Last month, Molly Worthen traveled to the John C. Danforth Center on Religion & Politics to take part in a symposium for the inaugural Danforth Distinguished Lecture series at Washington University in St. Louis. During her stay, she sat down with Managing Editor Tiffany Stanley to discuss her latest book, Apostles of Reason: The Crisis of Authority in American Evangelicalism, published in November by Oxford University Press. The book charts the intellectual history of modern American evangelicalism, chronicling the movement’s paradoxes, diversity, and internal struggles over the reconciliation of faith and reason.
Worthen is also the author of The Man on Whom Nothing Was Lost: The Grand Strategy of Charles Hill. She has written for such publications as The New York Times, Slate, Christianity Today, and Religion & Politics. In 2012, she joined the faculty of the University of North Carolina at Chapel Hill as an assistant professor of history. This conversation has been edited for length and clarity.
R&P: How did you come to this project?
MW: I came to this project out of my background as a journalist. I had observed certain things going on among contemporary American evangelicals that I wanted to explain, particularly trends among young evangelicals. I got very interested in young evangelicals who were protesting what they perceived to be their parents’ Religious Right. These young folks called—or began to call themselves in the 1990s and early 2000s—the Emergent Church. These were Millennials or, in some cases, Gen-Xers, who had grown up in big, white, suburban, politically conservative megachurches and were challenging that heritage by appealing to other parts of the church tradition, acquainting themselves with theology that they had never been exposed to and even looking toward the Catholic tradition.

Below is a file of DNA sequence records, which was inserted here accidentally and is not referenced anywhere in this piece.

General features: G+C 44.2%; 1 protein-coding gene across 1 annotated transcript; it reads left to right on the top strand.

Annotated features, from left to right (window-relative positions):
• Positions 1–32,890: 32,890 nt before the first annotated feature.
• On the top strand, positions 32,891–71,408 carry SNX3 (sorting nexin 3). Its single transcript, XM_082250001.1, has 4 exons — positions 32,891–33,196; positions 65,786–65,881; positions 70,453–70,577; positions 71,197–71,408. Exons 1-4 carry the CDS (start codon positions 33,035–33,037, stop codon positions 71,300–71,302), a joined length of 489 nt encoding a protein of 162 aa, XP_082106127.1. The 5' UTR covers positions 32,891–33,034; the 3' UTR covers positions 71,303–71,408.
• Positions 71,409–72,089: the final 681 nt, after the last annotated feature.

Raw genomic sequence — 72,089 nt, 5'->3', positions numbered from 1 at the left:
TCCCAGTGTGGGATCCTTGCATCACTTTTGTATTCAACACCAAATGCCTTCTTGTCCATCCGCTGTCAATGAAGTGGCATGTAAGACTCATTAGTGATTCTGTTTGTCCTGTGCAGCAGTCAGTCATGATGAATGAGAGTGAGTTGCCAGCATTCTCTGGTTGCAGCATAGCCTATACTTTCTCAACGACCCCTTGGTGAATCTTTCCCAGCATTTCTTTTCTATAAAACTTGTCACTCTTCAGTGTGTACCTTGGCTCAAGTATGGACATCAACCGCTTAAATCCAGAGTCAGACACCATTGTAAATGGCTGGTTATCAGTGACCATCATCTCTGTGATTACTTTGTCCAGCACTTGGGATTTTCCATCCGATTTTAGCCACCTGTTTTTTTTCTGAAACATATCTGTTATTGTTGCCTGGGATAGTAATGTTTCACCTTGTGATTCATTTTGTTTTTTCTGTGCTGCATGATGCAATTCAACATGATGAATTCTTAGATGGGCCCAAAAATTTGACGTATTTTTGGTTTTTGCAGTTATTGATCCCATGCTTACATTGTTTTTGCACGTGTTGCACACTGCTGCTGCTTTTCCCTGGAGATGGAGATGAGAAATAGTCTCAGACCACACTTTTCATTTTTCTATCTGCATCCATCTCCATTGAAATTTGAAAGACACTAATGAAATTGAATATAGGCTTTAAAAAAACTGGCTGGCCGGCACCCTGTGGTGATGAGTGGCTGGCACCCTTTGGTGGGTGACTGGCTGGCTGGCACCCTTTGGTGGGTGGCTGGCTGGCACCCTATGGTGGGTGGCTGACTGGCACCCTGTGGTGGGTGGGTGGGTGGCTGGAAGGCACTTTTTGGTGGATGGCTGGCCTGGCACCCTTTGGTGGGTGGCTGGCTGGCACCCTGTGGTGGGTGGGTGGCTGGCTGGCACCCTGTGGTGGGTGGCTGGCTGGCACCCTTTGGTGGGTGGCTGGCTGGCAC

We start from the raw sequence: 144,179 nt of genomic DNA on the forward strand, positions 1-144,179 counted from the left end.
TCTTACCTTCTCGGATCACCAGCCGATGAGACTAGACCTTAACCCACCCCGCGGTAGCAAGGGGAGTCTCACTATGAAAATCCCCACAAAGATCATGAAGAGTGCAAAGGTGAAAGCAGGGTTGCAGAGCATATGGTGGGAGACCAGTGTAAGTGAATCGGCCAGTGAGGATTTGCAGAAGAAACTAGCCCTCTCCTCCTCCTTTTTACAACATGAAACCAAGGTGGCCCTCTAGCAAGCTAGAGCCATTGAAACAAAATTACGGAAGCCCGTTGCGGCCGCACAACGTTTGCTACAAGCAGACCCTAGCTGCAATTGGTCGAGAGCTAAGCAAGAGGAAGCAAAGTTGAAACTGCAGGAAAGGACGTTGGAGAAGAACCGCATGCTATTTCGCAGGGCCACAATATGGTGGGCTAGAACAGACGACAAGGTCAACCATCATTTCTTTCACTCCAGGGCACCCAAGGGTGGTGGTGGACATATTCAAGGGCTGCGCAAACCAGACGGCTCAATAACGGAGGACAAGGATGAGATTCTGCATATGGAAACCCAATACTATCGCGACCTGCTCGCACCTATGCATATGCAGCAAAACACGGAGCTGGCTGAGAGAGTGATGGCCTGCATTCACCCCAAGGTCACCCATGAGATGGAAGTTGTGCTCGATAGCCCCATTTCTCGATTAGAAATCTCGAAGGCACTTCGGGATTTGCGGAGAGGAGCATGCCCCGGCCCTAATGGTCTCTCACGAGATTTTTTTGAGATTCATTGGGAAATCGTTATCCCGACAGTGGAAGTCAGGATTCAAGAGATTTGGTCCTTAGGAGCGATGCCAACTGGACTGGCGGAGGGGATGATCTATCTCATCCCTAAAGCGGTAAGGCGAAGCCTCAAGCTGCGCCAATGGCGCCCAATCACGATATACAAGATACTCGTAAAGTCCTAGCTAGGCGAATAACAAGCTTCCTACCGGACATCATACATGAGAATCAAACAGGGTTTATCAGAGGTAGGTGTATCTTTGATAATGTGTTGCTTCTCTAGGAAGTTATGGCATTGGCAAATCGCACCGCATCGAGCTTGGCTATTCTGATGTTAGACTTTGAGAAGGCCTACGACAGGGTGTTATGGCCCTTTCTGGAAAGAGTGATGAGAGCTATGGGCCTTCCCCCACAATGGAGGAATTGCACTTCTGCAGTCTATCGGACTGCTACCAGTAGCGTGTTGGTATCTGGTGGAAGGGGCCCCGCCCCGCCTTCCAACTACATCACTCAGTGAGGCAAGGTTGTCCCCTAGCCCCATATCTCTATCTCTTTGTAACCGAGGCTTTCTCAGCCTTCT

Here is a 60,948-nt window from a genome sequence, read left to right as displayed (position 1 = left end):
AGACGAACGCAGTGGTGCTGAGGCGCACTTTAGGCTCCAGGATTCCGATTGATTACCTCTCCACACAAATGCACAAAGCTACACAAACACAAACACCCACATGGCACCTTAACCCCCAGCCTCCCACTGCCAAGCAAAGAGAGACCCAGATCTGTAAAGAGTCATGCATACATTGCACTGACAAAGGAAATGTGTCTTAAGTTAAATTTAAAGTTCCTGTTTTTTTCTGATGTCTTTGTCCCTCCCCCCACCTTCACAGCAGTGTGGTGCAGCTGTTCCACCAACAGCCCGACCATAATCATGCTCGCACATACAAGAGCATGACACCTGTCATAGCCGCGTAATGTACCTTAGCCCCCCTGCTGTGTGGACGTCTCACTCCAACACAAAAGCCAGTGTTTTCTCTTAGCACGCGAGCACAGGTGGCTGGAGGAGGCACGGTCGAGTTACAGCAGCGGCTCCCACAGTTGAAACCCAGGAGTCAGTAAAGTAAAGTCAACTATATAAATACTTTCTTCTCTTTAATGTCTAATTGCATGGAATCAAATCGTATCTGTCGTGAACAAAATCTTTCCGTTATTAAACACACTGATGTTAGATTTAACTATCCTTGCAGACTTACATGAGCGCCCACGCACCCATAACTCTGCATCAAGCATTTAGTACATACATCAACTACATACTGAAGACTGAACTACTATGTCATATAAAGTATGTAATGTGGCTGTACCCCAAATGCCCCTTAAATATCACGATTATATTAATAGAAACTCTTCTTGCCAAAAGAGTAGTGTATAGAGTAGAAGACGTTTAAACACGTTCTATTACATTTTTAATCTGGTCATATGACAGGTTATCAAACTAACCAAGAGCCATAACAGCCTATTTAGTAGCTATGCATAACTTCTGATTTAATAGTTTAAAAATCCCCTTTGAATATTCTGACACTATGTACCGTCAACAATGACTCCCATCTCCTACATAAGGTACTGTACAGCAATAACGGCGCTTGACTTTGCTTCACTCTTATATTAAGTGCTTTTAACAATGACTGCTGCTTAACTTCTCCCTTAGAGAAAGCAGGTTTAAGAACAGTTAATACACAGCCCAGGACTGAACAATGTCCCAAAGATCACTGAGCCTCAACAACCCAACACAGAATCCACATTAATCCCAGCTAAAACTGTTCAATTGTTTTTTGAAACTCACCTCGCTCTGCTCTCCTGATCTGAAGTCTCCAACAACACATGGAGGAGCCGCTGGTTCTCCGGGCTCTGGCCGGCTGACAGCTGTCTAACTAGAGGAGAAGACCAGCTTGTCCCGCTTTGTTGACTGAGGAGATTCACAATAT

I just thought: What is the story here? What’s going on? And I tried to reverse-engineer their process and create a kind of genealogy of their ideas. As I did that, I ended up uncovering for myself this story of how one particular theological and political tradition within evangelicalism had come to be so dominant and come to be the public face of evangelicalism in America—despite the fact that evangelicalism is an incredibly diverse, sometimes self-contradictory world. My book tells the story of the intellectual civil war within evangelicalism, the backstory to the rise of the Christian Right. Scholars usually describe this in purely political terms, as a story of backlash against the liberation movements of the 60s and a continuation of the anti-Communist movement. But increasingly, I felt that to really understand what’s going on in this country, even just politically, you have to get into the ideas. You have to start looking at what’s happening in missions, spiritual revivals, the way worship is changing, how all these different communities within this huge subculture that we call evangelicalism are interacting. That’s the only way you can understand today’s landscape.
R&P: From the outset, in the introduction, you note that unlike a lot of these histories, this book is not “a chronicle of the Christian Right.” While that history figures into the book and your narrative has political implications, you write, “We cannot comprehend conservative Protestants, or their place in American culture, solely in terms of ‘values voting.’” By that did you mean that we have to look at the intellectual history and the theology and other factors as well?